A previous iteration of the SLG cyber grant bill had been approved by the House in the last Congress but stalled in the Senate.

Electric Grid Cybersecurity

The infrastructure bill includes several grid-protection measures that collectively will feed hundred of millions of dollars of funding into the effort.  The Government Accountability Office (GAO) released a report in March that said United States electric grids are increasingly vulnerable to cyberattacks.

The cybersecurity items include $250 million to fund a cybersecurity grant program focused on the electric grid.

Separately, the package also includes $250 million for a Rural and Municipal Utility Advanced Cybersecurity Grant and Technical Assistance Program, as well as a variety of other programs aimed at shoring up the industry’s cybersecurity practices.

The grant program would receive the funding over the five-year period from FY2022 to FY2026, and look to “deploy advanced cybersecurity technologies for electric utility systems” and increase the threat-sharing capabilities in the sector. Priority for the grants will be given to operators that either have limited cyber capabilities, own facilities that the bulk power system relies on, or are a part of defense critical infrastructure.

The bill would also authorize $250 million for cybersecurity research and development in the energy sector, and $50 million over the same period for modeling and assessing risks to energy infrastructure.

As with the SLG cybersecurity grant program, any utility companies or entities that are looking to receive funding through one of these programs will need to develop a comprehensive cybersecurity plan.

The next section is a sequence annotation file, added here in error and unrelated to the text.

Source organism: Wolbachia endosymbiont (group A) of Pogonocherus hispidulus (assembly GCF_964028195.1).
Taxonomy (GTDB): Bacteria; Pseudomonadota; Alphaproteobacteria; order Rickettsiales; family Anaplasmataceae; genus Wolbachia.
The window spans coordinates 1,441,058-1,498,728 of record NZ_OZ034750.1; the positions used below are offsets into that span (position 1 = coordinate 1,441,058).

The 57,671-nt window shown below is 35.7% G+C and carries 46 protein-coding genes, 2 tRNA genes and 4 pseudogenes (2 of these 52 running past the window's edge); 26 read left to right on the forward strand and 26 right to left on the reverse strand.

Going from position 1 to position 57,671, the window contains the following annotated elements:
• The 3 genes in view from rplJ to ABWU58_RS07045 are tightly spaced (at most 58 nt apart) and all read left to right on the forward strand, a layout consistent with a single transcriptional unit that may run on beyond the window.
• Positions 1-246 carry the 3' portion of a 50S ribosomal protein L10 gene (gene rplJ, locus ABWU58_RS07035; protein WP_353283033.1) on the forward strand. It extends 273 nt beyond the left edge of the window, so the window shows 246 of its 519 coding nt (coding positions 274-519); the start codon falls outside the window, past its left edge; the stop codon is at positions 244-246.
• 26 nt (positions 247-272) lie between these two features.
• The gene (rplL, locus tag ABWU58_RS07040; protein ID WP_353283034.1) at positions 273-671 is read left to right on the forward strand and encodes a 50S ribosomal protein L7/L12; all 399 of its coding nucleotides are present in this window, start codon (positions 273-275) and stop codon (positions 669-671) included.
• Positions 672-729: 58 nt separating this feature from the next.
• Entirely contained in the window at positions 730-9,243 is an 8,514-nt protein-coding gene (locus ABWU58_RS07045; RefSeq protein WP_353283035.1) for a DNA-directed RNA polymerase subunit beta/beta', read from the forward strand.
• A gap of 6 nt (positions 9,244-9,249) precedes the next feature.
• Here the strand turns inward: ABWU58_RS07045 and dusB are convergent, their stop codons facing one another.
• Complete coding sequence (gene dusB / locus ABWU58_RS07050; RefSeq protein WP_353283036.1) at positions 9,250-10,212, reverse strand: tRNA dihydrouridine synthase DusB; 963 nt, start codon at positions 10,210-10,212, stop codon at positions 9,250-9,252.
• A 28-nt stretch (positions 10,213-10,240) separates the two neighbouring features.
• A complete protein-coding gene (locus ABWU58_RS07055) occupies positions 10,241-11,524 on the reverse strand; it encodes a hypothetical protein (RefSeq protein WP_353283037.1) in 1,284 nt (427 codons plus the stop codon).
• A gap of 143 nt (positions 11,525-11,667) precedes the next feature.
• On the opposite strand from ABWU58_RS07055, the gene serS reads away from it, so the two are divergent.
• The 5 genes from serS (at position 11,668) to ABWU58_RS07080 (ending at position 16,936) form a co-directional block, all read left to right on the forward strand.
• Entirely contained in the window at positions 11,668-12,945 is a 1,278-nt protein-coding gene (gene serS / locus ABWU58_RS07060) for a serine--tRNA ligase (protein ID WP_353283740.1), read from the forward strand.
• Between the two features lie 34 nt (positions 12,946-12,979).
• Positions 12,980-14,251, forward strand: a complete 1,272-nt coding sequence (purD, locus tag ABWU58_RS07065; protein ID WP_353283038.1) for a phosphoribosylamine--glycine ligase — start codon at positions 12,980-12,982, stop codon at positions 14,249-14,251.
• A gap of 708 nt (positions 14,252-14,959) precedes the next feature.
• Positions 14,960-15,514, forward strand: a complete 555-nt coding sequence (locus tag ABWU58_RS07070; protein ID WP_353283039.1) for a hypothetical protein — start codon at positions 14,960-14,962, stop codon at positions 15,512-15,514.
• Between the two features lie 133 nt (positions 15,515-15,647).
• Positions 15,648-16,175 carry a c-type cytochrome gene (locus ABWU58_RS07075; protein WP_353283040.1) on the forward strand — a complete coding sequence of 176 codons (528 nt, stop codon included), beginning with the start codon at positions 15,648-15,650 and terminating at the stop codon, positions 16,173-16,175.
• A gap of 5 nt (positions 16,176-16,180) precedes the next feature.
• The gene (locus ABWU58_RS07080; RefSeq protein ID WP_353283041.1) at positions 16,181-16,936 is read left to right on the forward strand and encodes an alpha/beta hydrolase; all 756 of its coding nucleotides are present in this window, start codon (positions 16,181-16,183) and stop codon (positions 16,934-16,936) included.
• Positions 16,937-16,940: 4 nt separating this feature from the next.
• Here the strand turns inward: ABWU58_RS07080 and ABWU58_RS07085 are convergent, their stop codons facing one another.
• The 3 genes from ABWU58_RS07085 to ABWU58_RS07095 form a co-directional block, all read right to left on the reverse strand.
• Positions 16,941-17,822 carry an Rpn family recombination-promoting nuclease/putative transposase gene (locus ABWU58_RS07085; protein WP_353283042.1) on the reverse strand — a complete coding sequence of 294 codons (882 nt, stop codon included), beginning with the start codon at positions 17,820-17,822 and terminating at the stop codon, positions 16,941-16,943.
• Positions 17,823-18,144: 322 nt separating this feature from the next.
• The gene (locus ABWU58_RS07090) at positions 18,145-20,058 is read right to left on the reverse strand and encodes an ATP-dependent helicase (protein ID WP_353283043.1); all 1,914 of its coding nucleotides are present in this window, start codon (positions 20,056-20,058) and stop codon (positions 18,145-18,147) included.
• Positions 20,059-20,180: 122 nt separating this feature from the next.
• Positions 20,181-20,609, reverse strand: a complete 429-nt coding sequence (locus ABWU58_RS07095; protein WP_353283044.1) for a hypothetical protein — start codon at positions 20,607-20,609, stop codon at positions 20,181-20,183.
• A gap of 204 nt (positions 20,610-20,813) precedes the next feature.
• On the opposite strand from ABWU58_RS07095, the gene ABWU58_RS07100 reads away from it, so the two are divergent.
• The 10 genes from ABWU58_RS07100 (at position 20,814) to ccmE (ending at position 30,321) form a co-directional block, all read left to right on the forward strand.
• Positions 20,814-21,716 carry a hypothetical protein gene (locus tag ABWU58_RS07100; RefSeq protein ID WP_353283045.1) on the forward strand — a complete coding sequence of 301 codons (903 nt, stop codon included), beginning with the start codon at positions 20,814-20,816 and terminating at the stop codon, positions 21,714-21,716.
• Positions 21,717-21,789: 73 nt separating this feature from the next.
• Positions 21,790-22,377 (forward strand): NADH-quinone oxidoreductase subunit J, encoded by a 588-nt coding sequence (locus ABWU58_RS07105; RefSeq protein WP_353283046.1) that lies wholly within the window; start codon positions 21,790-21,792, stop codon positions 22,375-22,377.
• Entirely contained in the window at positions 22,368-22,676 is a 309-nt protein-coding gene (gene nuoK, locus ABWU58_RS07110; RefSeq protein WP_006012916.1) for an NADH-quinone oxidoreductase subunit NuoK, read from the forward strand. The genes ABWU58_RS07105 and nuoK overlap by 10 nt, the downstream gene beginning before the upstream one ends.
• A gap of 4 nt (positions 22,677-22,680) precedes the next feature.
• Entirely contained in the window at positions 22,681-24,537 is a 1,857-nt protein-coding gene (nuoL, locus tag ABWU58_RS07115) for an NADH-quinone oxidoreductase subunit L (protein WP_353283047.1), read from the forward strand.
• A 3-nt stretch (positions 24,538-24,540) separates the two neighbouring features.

Other Cybersecurity Items

The Cyber Incident Response and Recovery Fund headlines the other cybersecurity provisions in the sprawling bill, which also includes directives for the Federal Highway Administration (FHA) to create a cyber tool and coordinating office, and gives the Department of Transportation (DoT) three years to implement cyber recommendations from the GAO.

The Cyber Response and Recovery Act – originally introduced in April by Sens. Portman and Gary Peters, D-Mich. – would be fully funded at $20 million annually from FY2022-FY2028. The funds would assist Federal and non-Federal entities impacted by major cyber events. The title also gives the DHS Secretary authority to declare a “significant cyber incident” after private and public network breaches.

If the infrastructure bill becomes law, FHA would have two years to build a tool to help transportation authorities identify, mitigate, and recover from cyberattacks. The FHA administrator would also have two years to designate a cyber coordinating office that would work with the Transportation Security Administration and DHS’s Cybersecurity and Infrastructure Security Agency and be responsible for monitoring transportation agencies for cyber incidents and alerting them of any intrusions.

Under the legislation, DoT would need to develop a cybersecurity risk management framework for the department to comply with recommendations GAO issued July 2019 and report back to Congress within three years.